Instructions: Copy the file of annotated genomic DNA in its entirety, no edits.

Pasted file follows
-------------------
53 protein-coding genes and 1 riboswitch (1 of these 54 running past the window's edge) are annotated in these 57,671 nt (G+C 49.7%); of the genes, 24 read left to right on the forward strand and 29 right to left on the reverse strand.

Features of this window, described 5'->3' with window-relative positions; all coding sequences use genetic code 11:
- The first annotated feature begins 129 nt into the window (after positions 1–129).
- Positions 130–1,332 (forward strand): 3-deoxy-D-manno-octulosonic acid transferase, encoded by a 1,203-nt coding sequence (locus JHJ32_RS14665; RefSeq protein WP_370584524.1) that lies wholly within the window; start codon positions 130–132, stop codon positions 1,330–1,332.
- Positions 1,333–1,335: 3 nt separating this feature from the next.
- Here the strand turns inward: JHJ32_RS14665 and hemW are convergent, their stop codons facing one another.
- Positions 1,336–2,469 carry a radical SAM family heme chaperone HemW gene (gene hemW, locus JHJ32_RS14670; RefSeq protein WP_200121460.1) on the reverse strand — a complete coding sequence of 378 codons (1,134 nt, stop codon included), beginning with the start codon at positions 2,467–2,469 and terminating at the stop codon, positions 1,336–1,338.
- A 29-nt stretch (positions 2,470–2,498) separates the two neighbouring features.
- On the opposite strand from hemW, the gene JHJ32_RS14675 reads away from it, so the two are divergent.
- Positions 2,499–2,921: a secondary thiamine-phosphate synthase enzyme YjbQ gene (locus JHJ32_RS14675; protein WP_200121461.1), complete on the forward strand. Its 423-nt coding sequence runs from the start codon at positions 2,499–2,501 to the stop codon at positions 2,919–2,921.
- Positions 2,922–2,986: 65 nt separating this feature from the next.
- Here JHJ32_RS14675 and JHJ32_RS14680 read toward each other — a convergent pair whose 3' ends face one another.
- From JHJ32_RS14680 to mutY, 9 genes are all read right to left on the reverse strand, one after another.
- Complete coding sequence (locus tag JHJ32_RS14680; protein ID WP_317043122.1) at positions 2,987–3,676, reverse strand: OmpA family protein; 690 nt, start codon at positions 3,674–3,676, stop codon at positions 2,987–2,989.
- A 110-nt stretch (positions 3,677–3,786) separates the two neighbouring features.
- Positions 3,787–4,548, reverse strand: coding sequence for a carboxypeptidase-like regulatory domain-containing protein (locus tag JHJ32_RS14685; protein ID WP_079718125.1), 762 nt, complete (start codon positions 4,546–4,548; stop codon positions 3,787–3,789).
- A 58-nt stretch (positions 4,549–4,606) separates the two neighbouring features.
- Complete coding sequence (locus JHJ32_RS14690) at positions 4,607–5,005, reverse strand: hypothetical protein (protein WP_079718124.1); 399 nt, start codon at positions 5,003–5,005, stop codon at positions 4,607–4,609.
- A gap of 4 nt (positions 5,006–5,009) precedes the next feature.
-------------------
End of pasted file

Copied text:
53 protein-coding genes and 1 riboswitch (1 of these 54 running past the window's edge) are annotated in these 57,671 nt (G+C 49.7%); of the genes, 24 read left to right on the forward strand and 29 right to left on the reverse strand.

Features of this window, described 5'->3' with window-relative positions; all coding sequences use genetic code 11:
- The first annotated feature begins 129 nt into the window (after positions 1–129).
- Positions 130–1,332 (forward strand): 3-deoxy-D-manno-octulosonic acid transferase, encoded by a 1,203-nt coding sequence (locus JHJ32_RS14665; RefSeq protein WP_370584524.1) that lies wholly within the window; start codon positions 130–132, stop codon positions 1,330–1,332.
- Positions 1,333–1,335: 3 nt separating this feature from the next.
- Here the strand turns inward: JHJ32_RS14665 and hemW are convergent, their stop codons facing one another.
- Positions 1,336–2,469 carry a radical SAM family heme chaperone HemW gene (gene hemW, locus JHJ32_RS14670; RefSeq protein WP_200121460.1) on the reverse strand — a complete coding sequence of 378 codons (1,134 nt, stop codon included), beginning with the start codon at positions 2,467–2,469 and terminating at the stop codon, positions 1,336–1,338.
- A 29-nt stretch (positions 2,470–2,498) separates the two neighbouring features.
- On the opposite strand from hemW, the gene JHJ32_RS14675 reads away from it, so the two are divergent.
- Positions 2,499–2,921: a secondary thiamine-phosphate synthase enzyme YjbQ gene (locus JHJ32_RS14675; protein WP_200121461.1), complete on the forward strand. Its 423-nt coding sequence runs from the start codon at positions 2,499–2,501 to the stop codon at positions 2,919–2,921.
- Positions 2,922–2,986: 65 nt separating this feature from the next.
- Here JHJ32_RS14675 and JHJ32_RS14680 read toward each other — a convergent pair whose 3' ends face one another.
- From JHJ32_RS14680 to mutY, 9 genes are all read right to left on the reverse strand, one after another.
- Complete coding sequence (locus tag JHJ32_RS14680; protein ID WP_317043122.1) at positions 2,987–3,676, reverse strand: OmpA family protein; 690 nt, start codon at positions 3,674–3,676, stop codon at positions 2,987–2,989.
- A 110-nt stretch (positions 3,677–3,786) separates the two neighbouring features.
- Positions 3,787–4,548, reverse strand: coding sequence for a carboxypeptidase-like regulatory domain-containing protein (locus tag JHJ32_RS14685; protein ID WP_079718125.1), 762 nt, complete (start codon positions 4,546–4,548; stop codon positions 3,787–3,789).
- A 58-nt stretch (positions 4,549–4,606) separates the two neighbouring features.
- Complete coding sequence (locus JHJ32_RS14690) at positions 4,607–5,005, reverse strand: hypothetical protein (protein WP_079718124.1); 399 nt, start codon at positions 5,003–5,005, stop codon at positions 4,607–4,609.
- A gap of 4 nt (positions 5,006–5,009) precedes the next feature.